A perspective on brain-behavior relationships and effects of age and hearing using speech-in-noise stimuli

Curtis J. Billings, Brandon M. Madsen

Research output: Contribution to journalReview articlepeer-review

9 Scopus citations


Understanding speech in background noise is often more difficult for individuals who are older and have hearing impairment than for younger, normal-hearing individuals. In fact, speech-understanding abilities among older individuals with hearing impairment varies greatly. Researchers have hypothesized that some of that variability can be explained by how the brain encodes speech signals in the presence of noise, and that brain measures may be useful for predicting behavioral performance in difficult-to-test patients. In a series of experiments, we have explored the effects of age and hearing impairment in both brain and behavioral domains with the goal of using brain measures to improve our understanding of speech-in-noise difficulties. The behavioral measures examined showed effect sizes for hearing impairment that were 6–10 dB larger than the effects of age when tested in steady-state noise, whereas electrophysiological age effects were similar in magnitude to those of hearing impairment. Both age and hearing status influence neural responses to speech as well as speech understanding in background noise. These effects can in turn be modulated by other factors, such as the characteristics of the background noise itself. Finally, the use of electrophysiology to predict performance on receptive speech-in-noise tasks holds promise, demonstrating root-mean-square prediction errors as small as 1–2 dB. An important next step in this field of inquiry is to sample the aging and hearing impairment variables continuously (rather than categorically) – across the whole lifespan and audiogram – to improve effect estimates.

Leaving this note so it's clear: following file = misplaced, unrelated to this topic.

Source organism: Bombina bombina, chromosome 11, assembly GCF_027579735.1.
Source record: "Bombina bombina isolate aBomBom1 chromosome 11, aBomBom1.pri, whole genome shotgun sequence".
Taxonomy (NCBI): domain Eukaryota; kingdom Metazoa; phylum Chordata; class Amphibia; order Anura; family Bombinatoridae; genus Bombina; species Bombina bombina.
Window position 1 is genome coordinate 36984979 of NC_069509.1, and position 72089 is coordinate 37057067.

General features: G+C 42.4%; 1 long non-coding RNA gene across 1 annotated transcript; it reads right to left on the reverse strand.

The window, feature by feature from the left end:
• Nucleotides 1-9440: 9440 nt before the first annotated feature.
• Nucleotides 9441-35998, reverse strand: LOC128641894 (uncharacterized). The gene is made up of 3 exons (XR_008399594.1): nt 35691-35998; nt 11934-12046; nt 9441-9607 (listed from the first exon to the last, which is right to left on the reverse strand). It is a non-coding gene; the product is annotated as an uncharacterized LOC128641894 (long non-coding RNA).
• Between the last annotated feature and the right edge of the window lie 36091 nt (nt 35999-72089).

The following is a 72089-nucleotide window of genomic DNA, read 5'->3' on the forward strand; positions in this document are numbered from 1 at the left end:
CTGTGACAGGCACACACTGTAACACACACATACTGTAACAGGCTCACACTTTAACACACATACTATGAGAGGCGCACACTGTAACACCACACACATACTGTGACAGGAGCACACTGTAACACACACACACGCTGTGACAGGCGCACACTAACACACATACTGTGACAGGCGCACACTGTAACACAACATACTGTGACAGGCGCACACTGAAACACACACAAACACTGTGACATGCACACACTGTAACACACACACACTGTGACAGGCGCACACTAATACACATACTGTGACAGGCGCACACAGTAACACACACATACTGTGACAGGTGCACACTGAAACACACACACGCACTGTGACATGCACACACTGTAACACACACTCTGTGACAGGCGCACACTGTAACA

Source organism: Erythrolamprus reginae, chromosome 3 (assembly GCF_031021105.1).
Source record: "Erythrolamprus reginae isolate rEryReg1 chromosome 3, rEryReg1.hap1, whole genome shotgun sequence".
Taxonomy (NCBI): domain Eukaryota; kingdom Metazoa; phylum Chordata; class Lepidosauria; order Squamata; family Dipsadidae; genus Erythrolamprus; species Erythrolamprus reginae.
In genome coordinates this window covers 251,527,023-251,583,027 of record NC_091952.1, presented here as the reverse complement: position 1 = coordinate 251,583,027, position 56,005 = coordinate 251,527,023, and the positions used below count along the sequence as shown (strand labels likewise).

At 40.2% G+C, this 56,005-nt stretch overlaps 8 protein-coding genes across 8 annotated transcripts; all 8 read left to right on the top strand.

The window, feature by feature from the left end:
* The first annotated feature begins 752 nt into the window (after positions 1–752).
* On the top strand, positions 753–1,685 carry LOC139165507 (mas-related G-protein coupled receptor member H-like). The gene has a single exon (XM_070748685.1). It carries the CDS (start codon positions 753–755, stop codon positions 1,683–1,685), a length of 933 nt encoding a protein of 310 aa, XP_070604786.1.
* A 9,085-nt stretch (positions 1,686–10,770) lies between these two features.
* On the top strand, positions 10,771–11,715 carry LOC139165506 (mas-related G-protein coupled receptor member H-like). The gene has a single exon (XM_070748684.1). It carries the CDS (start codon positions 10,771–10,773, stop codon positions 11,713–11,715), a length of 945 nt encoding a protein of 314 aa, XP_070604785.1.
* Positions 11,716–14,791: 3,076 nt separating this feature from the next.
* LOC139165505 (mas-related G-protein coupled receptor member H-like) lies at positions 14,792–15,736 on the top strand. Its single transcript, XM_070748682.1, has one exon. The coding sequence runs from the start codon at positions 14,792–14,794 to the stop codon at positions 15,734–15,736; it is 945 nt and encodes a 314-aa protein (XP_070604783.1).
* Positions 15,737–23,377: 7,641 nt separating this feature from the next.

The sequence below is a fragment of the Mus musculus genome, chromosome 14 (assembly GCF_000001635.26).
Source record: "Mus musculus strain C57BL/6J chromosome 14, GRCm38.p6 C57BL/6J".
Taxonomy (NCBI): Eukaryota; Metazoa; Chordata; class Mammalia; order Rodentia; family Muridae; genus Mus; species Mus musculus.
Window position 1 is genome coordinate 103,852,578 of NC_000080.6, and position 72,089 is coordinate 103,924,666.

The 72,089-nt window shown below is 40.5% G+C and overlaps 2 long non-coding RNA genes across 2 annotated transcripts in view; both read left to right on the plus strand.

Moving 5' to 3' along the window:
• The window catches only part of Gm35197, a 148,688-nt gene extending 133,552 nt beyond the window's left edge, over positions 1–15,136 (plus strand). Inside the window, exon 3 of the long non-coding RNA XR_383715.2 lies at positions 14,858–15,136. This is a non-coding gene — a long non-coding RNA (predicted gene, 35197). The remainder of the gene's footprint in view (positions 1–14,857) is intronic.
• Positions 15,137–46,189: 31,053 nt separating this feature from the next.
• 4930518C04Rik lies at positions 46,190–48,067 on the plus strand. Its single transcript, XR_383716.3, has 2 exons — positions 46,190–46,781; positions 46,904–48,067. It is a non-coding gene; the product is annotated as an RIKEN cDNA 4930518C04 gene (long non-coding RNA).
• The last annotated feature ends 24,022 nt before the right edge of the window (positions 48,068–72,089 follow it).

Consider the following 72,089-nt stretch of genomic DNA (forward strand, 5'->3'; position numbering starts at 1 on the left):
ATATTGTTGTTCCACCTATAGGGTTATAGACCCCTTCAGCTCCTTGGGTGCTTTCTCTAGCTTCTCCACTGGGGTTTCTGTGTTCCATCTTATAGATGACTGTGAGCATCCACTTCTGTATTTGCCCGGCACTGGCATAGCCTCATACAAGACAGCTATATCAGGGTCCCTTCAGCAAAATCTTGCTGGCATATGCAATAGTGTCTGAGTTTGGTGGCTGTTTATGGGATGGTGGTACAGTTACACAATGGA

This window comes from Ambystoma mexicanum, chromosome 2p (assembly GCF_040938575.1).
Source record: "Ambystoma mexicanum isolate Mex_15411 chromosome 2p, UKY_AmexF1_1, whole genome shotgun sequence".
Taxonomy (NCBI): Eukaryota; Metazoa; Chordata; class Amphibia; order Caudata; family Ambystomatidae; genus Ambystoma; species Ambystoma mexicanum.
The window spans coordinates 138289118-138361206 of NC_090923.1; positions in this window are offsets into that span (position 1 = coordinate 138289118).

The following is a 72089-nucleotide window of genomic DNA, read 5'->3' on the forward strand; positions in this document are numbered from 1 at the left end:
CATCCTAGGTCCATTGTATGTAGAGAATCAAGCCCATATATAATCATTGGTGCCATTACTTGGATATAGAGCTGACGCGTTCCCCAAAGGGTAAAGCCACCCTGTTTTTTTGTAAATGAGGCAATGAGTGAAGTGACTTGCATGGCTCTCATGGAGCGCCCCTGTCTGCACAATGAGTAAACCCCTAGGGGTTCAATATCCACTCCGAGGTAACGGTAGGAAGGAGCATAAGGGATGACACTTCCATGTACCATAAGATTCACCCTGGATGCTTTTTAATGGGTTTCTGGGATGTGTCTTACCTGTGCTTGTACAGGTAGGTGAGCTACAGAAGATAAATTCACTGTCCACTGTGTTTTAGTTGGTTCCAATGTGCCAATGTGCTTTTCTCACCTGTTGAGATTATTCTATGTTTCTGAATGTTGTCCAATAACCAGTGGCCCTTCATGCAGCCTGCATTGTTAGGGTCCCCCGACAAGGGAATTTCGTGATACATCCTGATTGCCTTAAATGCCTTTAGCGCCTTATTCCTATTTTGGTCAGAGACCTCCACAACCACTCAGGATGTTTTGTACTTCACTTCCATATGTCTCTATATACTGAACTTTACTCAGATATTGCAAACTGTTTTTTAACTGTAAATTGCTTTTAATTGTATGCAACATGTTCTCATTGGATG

Original languageEnglish (US)
Pages (from-to)90-102
Number of pages13
JournalHearing Research
StatePublished - Nov 2018


  • Aging
  • Brain and behavior
  • Correlation
  • Cortical auditory evoked potentials
  • Hearing impairment
  • Hearing loss
  • Prediction
  • Speech in noise
  • Speech perception in noise

ASJC Scopus subject areas

  • Sensory Systems


Dive into the research topics of 'A perspective on brain-behavior relationships and effects of age and hearing using speech-in-noise stimuli'. Together they form a unique fingerprint.

Cite this